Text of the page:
Preparing For Research This is the step where you brainstorm ideas and possible sources of information; narrow your topic to make it manageable; and plan how you are going to do your research.
What is the information problem or question I am going to solve or answer? Organizing your thinking Brainstorming
Visual organizers help you to make your thinking visible. They help you to: generate ideas organize information and ideas make connections about your learning apply higher order thinking skills, such as contrast, comparison and synthesis of information understand and remember your learning plan how you will investigate, organize and present information
Planning and Organizing Your Research A visual tool provides a bridge between the assignment and the end product. It helps with the understanding of what is required by providing a framework for the task.
Brainstorming In brainstorming you put your brain to work on the topic or question you have chosen to investigate.
Rules in Brainstorming Create an idea web or simply list ideas about your topic, as quickly as you can. Don't evaluate or discuss them, just get them jotted down. Then look at your ideas and begin to think about which ones might interest you most or help to answer your question best or cover the topic most clearly.
How do I decide what information to search for? Questions to ask Deciding what’s important Decision Chart Sub-topic mapping
Questions help you to get at the information you want You need to build your questioning skills so that you will be able to ask questions that will get you useful information.
Research questions may be answered with: Detailed information Interesting ideas Pointers to other questions and information
Deciding what’s important Once you have decided on your topic and developed your research questions, you need to look at your questions for keywords. Then, from your keywords, create the sub-topics that you will use to help you select the important information from the data that you find in your research.
Keywords Keywords help you to decide what is important and what is not when you are searching for the data you will need for your research. They help you search through indexes, tables of contents, encyclopedias, pages of books and magazines, CD-ROMs, and the World Wide Web. They also help you to decide what your sub-topics should be. To choose keywords you need to check your brainstorming notes and your questions for the words or phrases that seem to be the key or important ideas.
Sub-Topics Sub-topics help you to find and organize the information you will need to answer your research question. They are important pieces of the larger topic. You decide on the sub-topics by looking at your brainstorming notes, your questions and your keywords to see which ideas are the ones that will best help you to answer your research question or solve your information problem.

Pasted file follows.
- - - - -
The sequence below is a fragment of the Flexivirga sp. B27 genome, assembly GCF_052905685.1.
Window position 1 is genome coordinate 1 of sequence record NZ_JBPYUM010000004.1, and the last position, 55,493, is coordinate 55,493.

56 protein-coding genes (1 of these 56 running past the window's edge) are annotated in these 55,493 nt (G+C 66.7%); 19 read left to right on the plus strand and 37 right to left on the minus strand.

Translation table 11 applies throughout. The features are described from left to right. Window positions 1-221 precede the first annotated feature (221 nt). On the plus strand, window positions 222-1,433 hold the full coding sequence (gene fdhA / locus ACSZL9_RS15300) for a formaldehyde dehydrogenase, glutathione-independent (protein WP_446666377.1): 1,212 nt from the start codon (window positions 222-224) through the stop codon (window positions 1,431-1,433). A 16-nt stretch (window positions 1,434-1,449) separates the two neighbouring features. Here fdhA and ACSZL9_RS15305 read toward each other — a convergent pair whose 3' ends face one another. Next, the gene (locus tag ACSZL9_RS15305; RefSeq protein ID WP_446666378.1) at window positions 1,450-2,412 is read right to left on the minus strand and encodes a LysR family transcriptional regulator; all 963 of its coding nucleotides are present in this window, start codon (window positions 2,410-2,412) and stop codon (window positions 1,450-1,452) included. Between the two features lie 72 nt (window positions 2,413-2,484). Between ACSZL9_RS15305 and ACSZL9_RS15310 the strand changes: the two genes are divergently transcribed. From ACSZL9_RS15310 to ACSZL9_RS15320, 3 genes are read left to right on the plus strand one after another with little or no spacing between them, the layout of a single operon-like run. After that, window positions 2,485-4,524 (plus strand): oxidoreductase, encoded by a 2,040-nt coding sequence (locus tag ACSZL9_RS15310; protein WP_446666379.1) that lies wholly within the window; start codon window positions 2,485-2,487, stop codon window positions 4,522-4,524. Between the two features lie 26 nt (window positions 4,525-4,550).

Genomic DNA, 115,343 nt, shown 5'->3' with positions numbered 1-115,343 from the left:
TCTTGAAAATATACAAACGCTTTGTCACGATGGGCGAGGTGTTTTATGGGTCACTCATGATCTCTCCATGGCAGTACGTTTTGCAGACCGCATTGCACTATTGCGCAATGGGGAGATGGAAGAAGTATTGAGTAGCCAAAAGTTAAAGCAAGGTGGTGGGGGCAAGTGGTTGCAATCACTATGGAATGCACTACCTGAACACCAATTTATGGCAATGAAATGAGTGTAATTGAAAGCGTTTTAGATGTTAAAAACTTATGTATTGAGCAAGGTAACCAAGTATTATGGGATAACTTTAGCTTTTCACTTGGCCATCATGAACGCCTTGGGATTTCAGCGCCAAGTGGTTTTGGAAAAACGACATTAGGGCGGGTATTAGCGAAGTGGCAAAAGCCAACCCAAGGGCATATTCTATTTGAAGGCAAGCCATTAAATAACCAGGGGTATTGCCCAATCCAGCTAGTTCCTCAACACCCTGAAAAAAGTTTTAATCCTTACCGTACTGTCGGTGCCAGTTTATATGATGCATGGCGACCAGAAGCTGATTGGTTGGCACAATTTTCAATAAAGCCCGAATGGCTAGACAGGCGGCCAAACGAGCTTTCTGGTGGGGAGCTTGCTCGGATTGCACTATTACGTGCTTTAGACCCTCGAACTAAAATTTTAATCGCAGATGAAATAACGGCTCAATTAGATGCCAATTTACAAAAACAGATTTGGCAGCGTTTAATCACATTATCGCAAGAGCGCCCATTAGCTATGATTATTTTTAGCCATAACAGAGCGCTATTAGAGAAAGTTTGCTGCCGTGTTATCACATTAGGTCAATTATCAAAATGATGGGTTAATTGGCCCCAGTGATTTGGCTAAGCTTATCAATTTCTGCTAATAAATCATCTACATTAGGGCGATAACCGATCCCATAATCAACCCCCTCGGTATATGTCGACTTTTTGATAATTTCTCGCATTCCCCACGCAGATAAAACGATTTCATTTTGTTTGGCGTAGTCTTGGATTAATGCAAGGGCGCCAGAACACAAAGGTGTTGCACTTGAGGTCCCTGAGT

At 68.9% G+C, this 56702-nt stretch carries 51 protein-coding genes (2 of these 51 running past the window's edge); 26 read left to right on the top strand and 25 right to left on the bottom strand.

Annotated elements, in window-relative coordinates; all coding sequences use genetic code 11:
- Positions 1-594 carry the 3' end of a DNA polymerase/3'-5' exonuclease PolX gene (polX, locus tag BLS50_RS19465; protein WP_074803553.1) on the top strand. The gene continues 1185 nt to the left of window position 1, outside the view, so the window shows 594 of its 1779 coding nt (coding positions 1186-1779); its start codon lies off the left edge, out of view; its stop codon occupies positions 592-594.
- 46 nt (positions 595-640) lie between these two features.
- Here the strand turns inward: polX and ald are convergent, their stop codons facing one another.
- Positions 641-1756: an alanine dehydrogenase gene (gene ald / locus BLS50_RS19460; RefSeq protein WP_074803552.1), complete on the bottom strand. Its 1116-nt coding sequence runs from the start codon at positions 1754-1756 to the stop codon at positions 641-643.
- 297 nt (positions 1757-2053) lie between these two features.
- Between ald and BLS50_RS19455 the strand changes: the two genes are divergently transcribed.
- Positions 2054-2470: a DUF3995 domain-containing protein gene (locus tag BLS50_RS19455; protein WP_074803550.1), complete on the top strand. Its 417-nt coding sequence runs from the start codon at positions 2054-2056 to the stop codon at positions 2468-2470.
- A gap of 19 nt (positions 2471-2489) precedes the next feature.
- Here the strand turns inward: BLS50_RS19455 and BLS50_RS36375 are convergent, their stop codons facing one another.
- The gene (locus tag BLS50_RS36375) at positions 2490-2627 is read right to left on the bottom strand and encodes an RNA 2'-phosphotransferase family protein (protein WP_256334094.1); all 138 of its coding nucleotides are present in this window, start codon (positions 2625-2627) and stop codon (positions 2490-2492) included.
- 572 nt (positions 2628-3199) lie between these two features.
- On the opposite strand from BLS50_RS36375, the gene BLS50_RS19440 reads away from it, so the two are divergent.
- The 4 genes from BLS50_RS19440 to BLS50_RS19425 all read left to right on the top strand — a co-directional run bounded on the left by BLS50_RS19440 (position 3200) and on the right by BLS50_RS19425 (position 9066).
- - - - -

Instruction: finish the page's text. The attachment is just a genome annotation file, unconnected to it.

Accessing resources This is the step where you decide what sources of information will be best; find them; and locate the information in them that might be helpful in answering your information question.
Accessing/Investigating What is my plan for doing this research? Will I be able to find the information I need? What sources of information should I use? How do I find the best sources in our school and school district? How do I find the best sources in our community? How do I find the best sources in the world?
Processing information Accessing resources Preparing for research
Processing information This is the step where you look closely at the information from your sources; decide what is important; and take notes. Then you organize your information; make sense of it; and develop your own ideas about it.
Processing How do I organize for research? How do I decide what is the most important information in a source? How do I find the important information in a book, magazine, pamphlet, CD-ROM, video, Web page...? How do I get the important information from people? How do I keep track of where I got what information? How am I going to organize my ideas and information to solve my information question or problem?
Transfer of learning Processing information Accessing resources Preparing for research
Transfer of Learning This is the step where you take your ideas and the information that helped you come to them and plan, create and present to other people, your findings and solutions.
Transferring and Creating What product am I going to create and how am I going to use it to tell about my findings and solutions? What will I do to evaluate my work and set goals for improving my research for my next information question or problem?
Research Journal Your research journal is an important part of your research process. It will help you to think about what you are learning and what to say and do next. It will help you and your teacher to assess your progress and help you with suggestions when you get stuck.